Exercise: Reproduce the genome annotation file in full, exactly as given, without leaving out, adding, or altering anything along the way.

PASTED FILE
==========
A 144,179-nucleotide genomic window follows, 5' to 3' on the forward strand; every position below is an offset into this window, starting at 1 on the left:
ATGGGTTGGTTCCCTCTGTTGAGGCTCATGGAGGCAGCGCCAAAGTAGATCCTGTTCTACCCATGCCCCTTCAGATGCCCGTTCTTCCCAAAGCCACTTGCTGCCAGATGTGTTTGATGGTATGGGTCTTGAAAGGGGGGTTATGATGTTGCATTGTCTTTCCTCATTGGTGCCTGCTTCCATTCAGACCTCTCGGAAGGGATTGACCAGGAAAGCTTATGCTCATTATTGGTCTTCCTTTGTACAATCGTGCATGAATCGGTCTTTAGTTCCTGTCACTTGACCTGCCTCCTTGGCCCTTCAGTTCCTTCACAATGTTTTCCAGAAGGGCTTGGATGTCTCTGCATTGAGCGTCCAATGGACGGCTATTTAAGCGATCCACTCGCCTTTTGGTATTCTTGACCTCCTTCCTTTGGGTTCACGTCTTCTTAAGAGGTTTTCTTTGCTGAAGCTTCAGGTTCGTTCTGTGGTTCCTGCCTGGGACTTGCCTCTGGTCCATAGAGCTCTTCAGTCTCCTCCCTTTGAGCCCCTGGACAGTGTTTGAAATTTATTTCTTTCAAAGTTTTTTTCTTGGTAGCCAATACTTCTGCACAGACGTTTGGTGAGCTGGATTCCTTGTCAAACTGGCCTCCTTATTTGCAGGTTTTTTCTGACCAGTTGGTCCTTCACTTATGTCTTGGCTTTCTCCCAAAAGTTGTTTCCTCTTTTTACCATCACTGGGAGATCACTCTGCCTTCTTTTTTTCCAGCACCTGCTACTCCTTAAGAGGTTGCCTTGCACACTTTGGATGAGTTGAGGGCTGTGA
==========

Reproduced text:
A 144,179-nucleotide genomic window follows, 5' to 3' on the forward strand; every position below is an offset into this window, starting at 1 on the left:
ATGGGTTGGTTCCCTCTGTTGAGGCTCATGGAGGCAGCGCCAAAGTAGATCCTGTTCTACCCATGCCCCTTCAGATGCCCGTTCTTCCCAAAGCCACTTGCTGCCAGATGTGTTTGATGGTATGGGTCTTGAAAGGGGGGTTATGATGTTGCATTGTCTTTCCTCATTGGTGCCTGCTTCCATTCAGACCTCTCGGAAGGGATTGACCAGGAAAGCTTATGCTCATTATTGGTCTTCCTTTGTACAATCGTGCATGAATCGGTCTTTAGTTCCTGTCACTTGACCTGCCTCCTTGGCCCTTCAGTTCCTTCACAATGTTTTCCAGAAGGGCTTGGATGTCTCTGCATTGAGCGTCCAATGGACGGCTATTTAAGCGATCCACTCGCCTTTTGGTATTCTTGACCTCCTTCCTTTGGGTTCACGTCTTCTTAAGAGGTTTTCTTTGCTGAAGCTTCAGGTTCGTTCTGTGGTTCCTGCCTGGGACTTGCCTCTGGTCCATAGAGCTCTTCAGTCTCCTCCCTTTGAGCCCCTGGACAGTGTTTGAAATTTATTTCTTTCAAAGTTTTTTTCTTGGTAGCCAATACTTCTGCACAGACGTTTGGTGAGCTGGATTCCTTGTCAAACTGGCCTCCTTATTTGCAGGTTTTTTCTGACCAGTTGGTCCTTCACTTATGTCTTGGCTTTCTCCCAAAAGTTGTTTCCTCTTTTTACCATCACTGGGAGATCACTCTGCCTTCTTTTTTTCCAGCACCTGCTACTCCTTAAGAGGTTGCCTTGCACACTTTGGATGAGTTGAGGGCTGTGA